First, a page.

7. The outdoor unit fan moves air across the coils, which is cooler than the hot gas.
  8. The heat is transferred from the refrigerant to the outside air.
  9. The refrigerant condenses back to liquid
  10. Liquid refrigerant is pumped back through the system
  11. The cycle repeats again.
  12. Heating Mode: How does a heat pump work in heating mode? When it’s cold outside, a heat pump extracts what outside heat is available and transfers it inside. Even when it’s cold in New Albany, IN And Surrounding Areas, there is still heat in the air. Outside air at 9 degrees contains 82 percent of the heat available in the air at 100 degrees. The heat pump is able to pull all of this heat from the cold air and send it inside to warm your home.

    The physics of the process are the same. Heat energy is absorbed in the outdoor unit by the liquid refrigerant, turning it into gas. Pressure turns the cold gas into a hot gas. The hot gas is cooled by passing air, condensing it to warm liquid. The warm liquid is turned into cool liquid and the cycle continues.

    FAQ’s About Heat Pumps

    What Temperature is Best for a Heat Pump

    According to our, heat pumps work best in mild climates that don’t hit freezing temperatures. It is significantly more efficient as a cooling mechanism than a heater. While it can save you significant energy costs in the warmer months, most pumps will automatically engage your regular heater when it gets to 35 degrees outside.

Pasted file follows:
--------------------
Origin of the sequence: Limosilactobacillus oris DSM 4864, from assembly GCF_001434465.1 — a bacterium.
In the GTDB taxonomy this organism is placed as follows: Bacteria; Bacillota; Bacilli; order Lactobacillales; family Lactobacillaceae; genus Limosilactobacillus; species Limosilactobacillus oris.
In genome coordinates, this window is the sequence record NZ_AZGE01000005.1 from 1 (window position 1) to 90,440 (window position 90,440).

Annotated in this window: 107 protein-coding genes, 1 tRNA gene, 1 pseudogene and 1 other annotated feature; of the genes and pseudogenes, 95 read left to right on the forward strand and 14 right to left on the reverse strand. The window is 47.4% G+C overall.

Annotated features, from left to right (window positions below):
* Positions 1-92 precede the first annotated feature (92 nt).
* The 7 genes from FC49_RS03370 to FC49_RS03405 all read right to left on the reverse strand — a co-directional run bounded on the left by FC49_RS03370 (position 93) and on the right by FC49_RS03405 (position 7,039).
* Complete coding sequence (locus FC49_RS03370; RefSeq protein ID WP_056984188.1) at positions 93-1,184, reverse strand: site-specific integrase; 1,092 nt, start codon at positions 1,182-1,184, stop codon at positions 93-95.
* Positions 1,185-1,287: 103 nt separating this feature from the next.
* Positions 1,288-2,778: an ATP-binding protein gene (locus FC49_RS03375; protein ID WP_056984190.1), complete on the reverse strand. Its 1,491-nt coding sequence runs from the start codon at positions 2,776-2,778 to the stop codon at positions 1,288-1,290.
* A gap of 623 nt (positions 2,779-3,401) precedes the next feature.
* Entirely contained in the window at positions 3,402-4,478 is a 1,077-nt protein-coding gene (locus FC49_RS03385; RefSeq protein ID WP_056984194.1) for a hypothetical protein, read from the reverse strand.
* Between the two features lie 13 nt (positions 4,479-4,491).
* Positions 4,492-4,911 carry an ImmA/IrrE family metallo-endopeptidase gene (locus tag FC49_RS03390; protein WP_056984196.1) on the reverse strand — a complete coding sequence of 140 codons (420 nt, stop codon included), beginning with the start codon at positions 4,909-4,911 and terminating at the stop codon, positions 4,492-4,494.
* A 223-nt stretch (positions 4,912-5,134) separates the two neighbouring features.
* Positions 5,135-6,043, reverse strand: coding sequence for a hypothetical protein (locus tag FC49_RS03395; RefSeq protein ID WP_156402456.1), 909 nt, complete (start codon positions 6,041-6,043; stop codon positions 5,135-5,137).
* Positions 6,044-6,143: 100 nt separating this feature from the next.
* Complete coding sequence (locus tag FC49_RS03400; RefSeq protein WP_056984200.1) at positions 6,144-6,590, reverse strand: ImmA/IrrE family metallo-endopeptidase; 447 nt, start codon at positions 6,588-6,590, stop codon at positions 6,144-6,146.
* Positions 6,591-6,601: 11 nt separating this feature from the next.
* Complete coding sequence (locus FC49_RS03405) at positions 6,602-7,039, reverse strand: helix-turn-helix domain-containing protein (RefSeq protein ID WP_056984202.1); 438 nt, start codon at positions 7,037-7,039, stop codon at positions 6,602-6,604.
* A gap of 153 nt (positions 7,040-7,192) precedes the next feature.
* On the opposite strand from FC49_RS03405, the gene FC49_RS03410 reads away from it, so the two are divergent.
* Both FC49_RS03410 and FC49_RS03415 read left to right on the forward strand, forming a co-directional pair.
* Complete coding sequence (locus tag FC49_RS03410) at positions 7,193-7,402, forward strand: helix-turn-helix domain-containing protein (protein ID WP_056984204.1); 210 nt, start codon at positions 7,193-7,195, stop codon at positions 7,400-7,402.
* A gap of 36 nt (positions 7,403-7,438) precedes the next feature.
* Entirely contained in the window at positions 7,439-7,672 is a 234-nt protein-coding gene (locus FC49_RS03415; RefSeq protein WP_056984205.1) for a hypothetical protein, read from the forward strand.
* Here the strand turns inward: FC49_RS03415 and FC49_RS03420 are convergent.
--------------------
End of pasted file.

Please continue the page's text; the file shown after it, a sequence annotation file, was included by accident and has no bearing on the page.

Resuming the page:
Why is it Called a Heat Pump if it Cools and Heats Your Home

    Because it pumps heat. In the summer, it is pumping heat out; in the winter it pumps heat in. Either way, it is pumping the heat throughout the year.

    Should I Switch to Emergency Heat When it Gets Below 35 Degrees Outside

    The heat pump and the electric backup heater work together automatically, there is no need for you to switch or change anything. However, if you have oil or gas backup you may want the option to switch that on for more heat if necessary.

    Do Heat Pumps Bring in Fresh Air

    No, they do not. They are moving the warm air around, but they are simply recirculating the air that is already existing in the home.

    Let’s Get Comfy

    An electric heat pump allows you to heat and cool your home throughout the year while saving on heating and cooling costs. A heat pump generates more energy than it consumes, making it the most efficient heating and cooling system available today. For those who live in mild or warm climates, this can be the best way to stay comfortable all year long without paying high energy bills.

    If you would like more information about how a heat pump work in New Albany, IN And Surrounding Areas, or would like to schedule service for your current one, then call Allegiance Heating & Air, LLC HVAC today.

    Brian Schneider
    At Allegiance Heating & Air, LLC, we strive to provide the highest quality and most reliable service for our residential and commercial customers. We want to deliver the best value to our customers and maintain long-lasting relationships by always exceeding their expectations. We pledge to maintain the highest level of honesty and integrity with our customers, vendors, and, clients. Based in Greenville, IN And Surrounding Areas, we’re proud to serve Floyds Knobs, New Albany, Clarksville, Jeffersonville, Sellersburg, Georgetown, and Corydon as well as Louisville, KY areas.